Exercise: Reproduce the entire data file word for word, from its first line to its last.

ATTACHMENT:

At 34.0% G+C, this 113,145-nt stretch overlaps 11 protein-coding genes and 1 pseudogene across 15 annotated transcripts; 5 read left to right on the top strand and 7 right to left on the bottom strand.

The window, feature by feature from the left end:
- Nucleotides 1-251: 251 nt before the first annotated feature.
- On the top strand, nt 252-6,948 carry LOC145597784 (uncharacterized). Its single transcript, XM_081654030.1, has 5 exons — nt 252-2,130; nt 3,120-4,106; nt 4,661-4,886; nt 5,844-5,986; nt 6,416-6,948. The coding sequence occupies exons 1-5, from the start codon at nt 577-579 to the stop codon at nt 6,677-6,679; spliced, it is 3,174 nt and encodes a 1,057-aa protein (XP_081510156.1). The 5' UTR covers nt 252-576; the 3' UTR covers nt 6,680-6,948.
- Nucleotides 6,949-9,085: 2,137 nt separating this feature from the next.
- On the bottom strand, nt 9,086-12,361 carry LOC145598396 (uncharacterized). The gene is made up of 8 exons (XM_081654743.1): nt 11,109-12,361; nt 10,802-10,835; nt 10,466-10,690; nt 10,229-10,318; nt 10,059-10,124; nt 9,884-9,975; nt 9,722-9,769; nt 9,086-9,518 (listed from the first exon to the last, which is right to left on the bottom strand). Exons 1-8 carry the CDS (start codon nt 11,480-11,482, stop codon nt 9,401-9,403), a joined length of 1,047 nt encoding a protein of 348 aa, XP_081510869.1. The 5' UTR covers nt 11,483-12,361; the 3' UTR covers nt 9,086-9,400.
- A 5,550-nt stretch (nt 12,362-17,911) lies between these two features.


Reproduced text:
At 34.0% G+C, this 113,145-nt stretch overlaps 11 protein-coding genes and 1 pseudogene across 15 annotated transcripts; 5 read left to right on the top strand and 7 right to left on the bottom strand.

The window, feature by feature from the left end:
- Nucleotides 1-251: 251 nt before the first annotated feature.
- On the top strand, nt 252-6,948 carry LOC145597784 (uncharacterized). Its single transcript, XM_081654030.1, has 5 exons — nt 252-2,130; nt 3,120-4,106; nt 4,661-4,886; nt 5,844-5,986; nt 6,416-6,948. The coding sequence occupies exons 1-5, from the start codon at nt 577-579 to the stop codon at nt 6,677-6,679; spliced, it is 3,174 nt and encodes a 1,057-aa protein (XP_081510156.1). The 5' UTR covers nt 252-576; the 3' UTR covers nt 6,680-6,948.
- Nucleotides 6,949-9,085: 2,137 nt separating this feature from the next.
- On the bottom strand, nt 9,086-12,361 carry LOC145598396 (uncharacterized). The gene is made up of 8 exons (XM_081654743.1): nt 11,109-12,361; nt 10,802-10,835; nt 10,466-10,690; nt 10,229-10,318; nt 10,059-10,124; nt 9,884-9,975; nt 9,722-9,769; nt 9,086-9,518 (listed from the first exon to the last, which is right to left on the bottom strand). Exons 1-8 carry the CDS (start codon nt 11,480-11,482, stop codon nt 9,401-9,403), a joined length of 1,047 nt encoding a protein of 348 aa, XP_081510869.1. The 5' UTR covers nt 11,483-12,361; the 3' UTR covers nt 9,086-9,400.
- A 5,550-nt stretch (nt 12,362-17,911) lies between these two features.